In his years of dealing with an abundance of old heart pine floors, wood floor pro Aaron Sheaves has learned one thing for certain: Heart pine is not for the faint of heart.
“It’s just going to take time and practice to figure that species out,” says Sheaves, who runs Sheaves Floors LLC in Weyers Cave, Va. “Some boards are soft, and some feel like you could sand for days and still not take anything out of them.”
More often than not, Sheaves is restoring heart pine flooring that’s been heavily waxed and varnished and polished over the past 150-odd years. But in this case, his company had the welcome opportunity to install well-milled reclaimed heart pine flooring in a new addition on a new home (new compared to the historic homes Sheaves usually works in, that is—this one was about 20–30 years old).
“They didn’t have heart pine anywhere else in the house, but they wanted it in this area, as it was kind of special and unique,” Sheaves says of the homeowners. “The way that stuff costs, not too many people are doing an entire house with this species.”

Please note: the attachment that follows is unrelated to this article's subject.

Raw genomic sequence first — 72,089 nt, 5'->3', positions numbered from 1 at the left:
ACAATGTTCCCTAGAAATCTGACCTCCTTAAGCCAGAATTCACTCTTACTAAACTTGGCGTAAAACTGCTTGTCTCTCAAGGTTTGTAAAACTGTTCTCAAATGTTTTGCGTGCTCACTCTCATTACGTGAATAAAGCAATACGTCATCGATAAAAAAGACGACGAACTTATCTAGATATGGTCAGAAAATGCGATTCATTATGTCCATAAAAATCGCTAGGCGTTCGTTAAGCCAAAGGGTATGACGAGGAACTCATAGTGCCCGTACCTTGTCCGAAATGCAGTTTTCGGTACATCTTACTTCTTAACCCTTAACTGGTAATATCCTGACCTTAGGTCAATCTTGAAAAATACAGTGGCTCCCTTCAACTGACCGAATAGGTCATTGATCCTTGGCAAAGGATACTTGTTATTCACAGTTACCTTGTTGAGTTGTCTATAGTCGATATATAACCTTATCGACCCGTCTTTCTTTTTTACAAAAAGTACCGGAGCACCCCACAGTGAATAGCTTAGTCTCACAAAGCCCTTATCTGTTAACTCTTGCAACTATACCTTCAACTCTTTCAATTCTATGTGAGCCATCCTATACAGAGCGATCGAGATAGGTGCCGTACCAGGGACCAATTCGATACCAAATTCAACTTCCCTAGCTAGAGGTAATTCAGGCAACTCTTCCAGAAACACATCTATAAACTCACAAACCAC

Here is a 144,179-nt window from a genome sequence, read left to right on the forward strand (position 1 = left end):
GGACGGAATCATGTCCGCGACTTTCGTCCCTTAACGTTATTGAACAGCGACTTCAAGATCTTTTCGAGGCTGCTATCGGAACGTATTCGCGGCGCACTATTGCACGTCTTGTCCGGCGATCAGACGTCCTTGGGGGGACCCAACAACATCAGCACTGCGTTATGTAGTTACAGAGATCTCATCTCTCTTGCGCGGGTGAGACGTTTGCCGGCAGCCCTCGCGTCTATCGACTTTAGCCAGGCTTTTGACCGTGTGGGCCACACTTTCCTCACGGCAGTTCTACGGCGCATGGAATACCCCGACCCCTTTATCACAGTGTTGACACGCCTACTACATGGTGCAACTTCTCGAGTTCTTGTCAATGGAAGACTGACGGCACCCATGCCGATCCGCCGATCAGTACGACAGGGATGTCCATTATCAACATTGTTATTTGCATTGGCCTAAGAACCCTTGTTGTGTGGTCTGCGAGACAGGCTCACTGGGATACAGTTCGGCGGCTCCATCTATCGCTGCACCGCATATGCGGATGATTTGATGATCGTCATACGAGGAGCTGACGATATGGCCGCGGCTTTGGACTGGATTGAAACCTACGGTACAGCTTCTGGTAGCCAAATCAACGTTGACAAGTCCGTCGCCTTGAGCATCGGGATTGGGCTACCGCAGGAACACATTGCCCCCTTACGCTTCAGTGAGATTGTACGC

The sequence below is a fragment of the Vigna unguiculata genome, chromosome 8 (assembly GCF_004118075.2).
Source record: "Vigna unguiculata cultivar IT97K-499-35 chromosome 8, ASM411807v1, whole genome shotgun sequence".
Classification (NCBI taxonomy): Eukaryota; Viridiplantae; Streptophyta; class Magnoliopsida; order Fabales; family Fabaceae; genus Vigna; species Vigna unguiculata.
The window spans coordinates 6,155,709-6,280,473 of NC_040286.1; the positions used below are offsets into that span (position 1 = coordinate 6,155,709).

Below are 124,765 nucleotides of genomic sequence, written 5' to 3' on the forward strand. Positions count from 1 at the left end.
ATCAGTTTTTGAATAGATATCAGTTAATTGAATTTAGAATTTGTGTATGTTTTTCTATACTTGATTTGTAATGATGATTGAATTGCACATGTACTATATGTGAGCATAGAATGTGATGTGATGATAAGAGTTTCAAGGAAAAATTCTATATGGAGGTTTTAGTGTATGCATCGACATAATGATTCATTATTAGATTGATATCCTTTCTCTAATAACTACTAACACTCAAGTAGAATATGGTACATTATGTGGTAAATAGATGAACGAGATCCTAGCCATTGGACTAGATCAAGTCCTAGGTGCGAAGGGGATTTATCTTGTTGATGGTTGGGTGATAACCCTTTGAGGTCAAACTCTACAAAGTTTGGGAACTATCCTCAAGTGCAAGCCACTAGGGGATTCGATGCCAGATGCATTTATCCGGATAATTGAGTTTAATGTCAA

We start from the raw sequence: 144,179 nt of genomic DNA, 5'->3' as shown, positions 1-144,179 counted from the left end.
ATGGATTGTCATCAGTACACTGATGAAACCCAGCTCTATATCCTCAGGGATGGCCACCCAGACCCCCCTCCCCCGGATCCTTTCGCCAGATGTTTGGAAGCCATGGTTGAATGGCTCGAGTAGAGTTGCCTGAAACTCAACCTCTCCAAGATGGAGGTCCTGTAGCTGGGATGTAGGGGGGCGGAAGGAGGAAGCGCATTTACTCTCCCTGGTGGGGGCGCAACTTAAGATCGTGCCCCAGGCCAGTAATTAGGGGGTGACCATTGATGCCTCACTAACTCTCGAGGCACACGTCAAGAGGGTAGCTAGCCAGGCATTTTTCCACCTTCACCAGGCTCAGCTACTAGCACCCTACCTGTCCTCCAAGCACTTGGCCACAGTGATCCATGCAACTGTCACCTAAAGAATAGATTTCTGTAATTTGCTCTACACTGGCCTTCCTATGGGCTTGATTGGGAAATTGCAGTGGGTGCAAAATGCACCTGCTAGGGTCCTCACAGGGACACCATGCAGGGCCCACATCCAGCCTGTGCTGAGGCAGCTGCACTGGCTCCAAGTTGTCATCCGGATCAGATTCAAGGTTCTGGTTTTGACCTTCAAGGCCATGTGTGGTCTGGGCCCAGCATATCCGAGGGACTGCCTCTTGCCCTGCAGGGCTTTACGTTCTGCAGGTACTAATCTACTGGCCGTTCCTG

The boards had 3-, 4- and 5-inch widths, and Sheaves installed 500 square feet in the space, gluing and nailing them over a ¾-inch AdvanTech subfloor.
Once it was installed, Sheaves sanded the floor with a Bona PowerDrive, then used a Festool RO 150 FEQ 6 Rotex Sander on the perimeter, using a grit progression of 60-, 80-,100- and 120-grit. Sheaves battled the typical sap from notoriously sappy species, but it was smoother sailing compared with the much older boards he’s usually restoring.
Sheaves coated the floor with one coat of Bona Intense Sealer and two coats of Bona Mega One Satin. The stunning flatness Sheaves achieved and the natural beauty of the heart pine made it an instant hit on the company’s social media. The floor was also featured in WFB's February/March 2022 Techniques column, Wood Floor Sanding 101, Part 1.
The notorious trickiness of the species makes the stunning end results all the more rewarding. But as Sheaves notes, getting those results takes practice. “Half the year, heart pine is all I’m touching,” Sheaves says.